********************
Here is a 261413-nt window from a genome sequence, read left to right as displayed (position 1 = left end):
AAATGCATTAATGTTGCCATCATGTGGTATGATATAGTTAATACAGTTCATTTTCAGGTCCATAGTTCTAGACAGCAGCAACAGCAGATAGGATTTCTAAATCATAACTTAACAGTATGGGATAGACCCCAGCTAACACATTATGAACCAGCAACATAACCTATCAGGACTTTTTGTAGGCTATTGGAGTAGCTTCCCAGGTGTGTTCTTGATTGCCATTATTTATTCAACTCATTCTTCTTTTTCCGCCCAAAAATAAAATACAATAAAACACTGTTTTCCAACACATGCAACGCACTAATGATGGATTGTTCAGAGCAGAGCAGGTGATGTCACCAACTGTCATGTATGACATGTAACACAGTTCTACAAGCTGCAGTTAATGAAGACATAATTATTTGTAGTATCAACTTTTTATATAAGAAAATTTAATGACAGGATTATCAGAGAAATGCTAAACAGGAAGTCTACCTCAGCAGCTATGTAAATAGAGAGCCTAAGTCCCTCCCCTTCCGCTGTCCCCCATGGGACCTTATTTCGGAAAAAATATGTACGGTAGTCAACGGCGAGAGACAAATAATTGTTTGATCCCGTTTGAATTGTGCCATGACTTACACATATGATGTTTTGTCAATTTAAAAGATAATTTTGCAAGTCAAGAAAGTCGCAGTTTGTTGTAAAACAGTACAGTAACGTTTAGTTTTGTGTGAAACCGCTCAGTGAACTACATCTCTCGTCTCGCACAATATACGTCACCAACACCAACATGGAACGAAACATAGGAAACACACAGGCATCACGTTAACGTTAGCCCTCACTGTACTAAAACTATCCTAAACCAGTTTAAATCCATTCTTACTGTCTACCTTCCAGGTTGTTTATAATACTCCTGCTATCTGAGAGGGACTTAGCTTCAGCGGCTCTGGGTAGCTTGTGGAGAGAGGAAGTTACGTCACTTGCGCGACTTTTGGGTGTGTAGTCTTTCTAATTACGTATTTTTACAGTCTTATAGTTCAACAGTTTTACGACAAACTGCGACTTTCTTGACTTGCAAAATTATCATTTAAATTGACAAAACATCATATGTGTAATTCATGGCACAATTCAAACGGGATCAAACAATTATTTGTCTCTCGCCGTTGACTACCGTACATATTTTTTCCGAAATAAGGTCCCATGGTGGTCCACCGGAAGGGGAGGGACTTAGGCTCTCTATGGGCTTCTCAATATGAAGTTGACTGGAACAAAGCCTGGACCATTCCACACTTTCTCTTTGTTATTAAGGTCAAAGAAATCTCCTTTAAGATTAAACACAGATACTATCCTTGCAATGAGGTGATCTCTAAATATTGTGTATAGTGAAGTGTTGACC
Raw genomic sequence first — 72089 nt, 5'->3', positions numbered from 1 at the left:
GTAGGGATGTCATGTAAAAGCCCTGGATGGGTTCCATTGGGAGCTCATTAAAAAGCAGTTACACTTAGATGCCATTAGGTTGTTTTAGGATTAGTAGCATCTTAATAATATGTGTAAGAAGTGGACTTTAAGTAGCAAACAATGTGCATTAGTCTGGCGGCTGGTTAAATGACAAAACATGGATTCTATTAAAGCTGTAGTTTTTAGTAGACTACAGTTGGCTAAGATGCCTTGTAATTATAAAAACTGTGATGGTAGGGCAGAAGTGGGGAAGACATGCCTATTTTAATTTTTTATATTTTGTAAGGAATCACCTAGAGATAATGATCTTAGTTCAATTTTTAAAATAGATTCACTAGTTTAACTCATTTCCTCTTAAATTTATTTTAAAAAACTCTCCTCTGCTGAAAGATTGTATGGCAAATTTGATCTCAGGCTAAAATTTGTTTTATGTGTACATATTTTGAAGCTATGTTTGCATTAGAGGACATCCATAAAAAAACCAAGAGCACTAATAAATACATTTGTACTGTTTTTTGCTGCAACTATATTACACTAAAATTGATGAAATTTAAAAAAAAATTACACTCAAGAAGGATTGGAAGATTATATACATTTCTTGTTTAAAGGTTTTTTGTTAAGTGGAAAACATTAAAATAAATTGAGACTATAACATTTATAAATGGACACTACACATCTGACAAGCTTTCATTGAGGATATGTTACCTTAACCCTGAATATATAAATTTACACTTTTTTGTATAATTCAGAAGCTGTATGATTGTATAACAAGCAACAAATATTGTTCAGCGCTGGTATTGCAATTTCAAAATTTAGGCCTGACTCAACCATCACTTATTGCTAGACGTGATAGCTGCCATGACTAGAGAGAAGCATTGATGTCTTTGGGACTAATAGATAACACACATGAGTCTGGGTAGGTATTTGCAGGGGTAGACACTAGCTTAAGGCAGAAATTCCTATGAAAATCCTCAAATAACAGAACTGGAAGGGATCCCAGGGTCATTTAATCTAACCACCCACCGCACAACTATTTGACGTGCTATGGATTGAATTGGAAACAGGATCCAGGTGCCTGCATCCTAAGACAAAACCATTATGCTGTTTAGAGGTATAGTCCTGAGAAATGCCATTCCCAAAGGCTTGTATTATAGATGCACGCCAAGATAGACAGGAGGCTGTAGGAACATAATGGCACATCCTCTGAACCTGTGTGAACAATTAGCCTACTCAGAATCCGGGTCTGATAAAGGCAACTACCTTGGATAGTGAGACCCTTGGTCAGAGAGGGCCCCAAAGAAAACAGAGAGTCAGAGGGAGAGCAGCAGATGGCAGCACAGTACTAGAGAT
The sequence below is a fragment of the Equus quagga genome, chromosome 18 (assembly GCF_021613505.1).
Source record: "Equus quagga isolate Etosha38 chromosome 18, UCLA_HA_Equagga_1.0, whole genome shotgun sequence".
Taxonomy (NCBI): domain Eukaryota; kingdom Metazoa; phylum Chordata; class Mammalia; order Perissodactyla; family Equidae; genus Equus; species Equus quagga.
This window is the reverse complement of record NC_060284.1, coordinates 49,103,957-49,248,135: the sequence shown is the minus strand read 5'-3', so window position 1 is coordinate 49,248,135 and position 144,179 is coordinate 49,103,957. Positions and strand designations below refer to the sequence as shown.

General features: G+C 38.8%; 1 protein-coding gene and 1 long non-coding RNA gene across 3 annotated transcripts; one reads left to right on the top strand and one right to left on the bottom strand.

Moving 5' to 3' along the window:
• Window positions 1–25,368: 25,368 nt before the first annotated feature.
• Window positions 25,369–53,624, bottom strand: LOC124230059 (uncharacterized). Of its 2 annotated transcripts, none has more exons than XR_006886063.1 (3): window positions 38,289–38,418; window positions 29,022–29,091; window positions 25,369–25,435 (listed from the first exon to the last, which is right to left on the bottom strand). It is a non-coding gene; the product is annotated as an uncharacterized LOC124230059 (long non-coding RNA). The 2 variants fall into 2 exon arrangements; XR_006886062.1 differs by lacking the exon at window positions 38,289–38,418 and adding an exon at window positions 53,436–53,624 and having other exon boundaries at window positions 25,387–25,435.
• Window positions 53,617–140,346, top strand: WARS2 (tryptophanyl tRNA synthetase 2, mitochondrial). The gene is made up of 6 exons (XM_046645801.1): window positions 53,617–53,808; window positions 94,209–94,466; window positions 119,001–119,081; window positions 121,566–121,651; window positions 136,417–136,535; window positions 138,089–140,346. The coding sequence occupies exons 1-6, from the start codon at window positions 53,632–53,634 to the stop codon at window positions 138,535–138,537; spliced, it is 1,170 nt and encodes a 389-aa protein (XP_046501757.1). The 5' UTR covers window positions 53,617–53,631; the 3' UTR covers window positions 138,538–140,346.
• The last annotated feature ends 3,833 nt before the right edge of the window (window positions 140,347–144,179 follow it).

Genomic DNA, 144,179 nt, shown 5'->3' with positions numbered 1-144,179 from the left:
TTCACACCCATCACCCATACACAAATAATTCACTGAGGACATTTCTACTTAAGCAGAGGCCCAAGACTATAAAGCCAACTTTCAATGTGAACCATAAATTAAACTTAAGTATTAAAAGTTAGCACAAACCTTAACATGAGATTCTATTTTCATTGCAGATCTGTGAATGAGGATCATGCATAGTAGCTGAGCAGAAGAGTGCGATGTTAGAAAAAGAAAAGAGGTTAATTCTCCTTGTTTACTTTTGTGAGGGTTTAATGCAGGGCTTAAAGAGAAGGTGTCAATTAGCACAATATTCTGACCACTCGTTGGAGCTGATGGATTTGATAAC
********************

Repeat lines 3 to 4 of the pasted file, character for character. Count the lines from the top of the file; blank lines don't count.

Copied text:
Raw genomic sequence first — 72089 nt, 5'->3', positions numbered from 1 at the left:
GTAGGGATGTCATGTAAAAGCCCTGGATGGGTTCCATTGGGAGCTCATTAAAAAGCAGTTACACTTAGATGCCATTAGGTTGTTTTAGGATTAGTAGCATCTTAATAATATGTGTAAGAAGTGGACTTTAAGTAGCAAACAATGTGCATTAGTCTGGCGGCTGGTTAAATGACAAAACATGGATTCTATTAAAGCTGTAGTTTTTAGTAGACTACAGTTGGCTAAGATGCCTTGTAATTATAAAAACTGTGATGGTAGGGCAGAAGTGGGGAAGACATGCCTATTTTAATTTTTTATATTTTGTAAGGAATCACCTAGAGATAATGATCTTAGTTCAATTTTTAAAATAGATTCACTAGTTTAACTCATTTCCTCTTAAATTTATTTTAAAAAACTCTCCTCTGCTGAAAGATTGTATGGCAAATTTGATCTCAGGCTAAAATTTGTTTTATGTGTACATATTTTGAAGCTATGTTTGCATTAGAGGACATCCATAAAAAAACCAAGAGCACTAATAAATACATTTGTACTGTTTTTTGCTGCAACTATATTACACTAAAATTGATGAAATTTAAAAAAAAATTACACTCAAGAAGGATTGGAAGATTATATACATTTCTTGTTTAAAGGTTTTTTGTTAAGTGGAAAACATTAAAATAAATTGAGACTATAACATTTATAAATGGACACTACACATCTGACAAGCTTTCATTGAGGATATGTTACCTTAACCCTGAATATATAAATTTACACTTTTTTGTATAATTCAGAAGCTGTATGATTGTATAACAAGCAACAAATATTGTTCAGCGCTGGTATTGCAATTTCAAAATTTAGGCCTGACTCAACCATCACTTATTGCTAGACGTGATAGCTGCCATGACTAGAGAGAAGCATTGATGTCTTTGGGACTAATAGATAACACACATGAGTCTGGGTAGGTATTTGCAGGGGTAGACACTAGCTTAAGGCAGAAATTCCTATGAAAATCCTCAAATAACAGAACTGGAAGGGATCCCAGGGTCATTTAATCTAACCACCCACCGCACAACTATTTGACGTGCTATGGATTGAATTGGAAACAGGATCCAGGTGCCTGCATCCTAAGACAAAACCATTATGCTGTTTAGAGGTATAGTCCTGAGAAATGCCATTCCCAAAGGCTTGTATTATAGATGCACGCCAAGATAGACAGGAGGCTGTAGGAACATAATGGCACATCCTCTGAACCTGTGTGAACAATTAGCCTACTCAGAATCCGGGTCTGATAAAGGCAACTACCTTGGATAGTGAGACCCTTGGTCAGAGAGGGCCCCAAAGAAAACAGAGAGTCAGAGGGAGAGCAGCAGATGGCAGCACAGTACTAGAGAT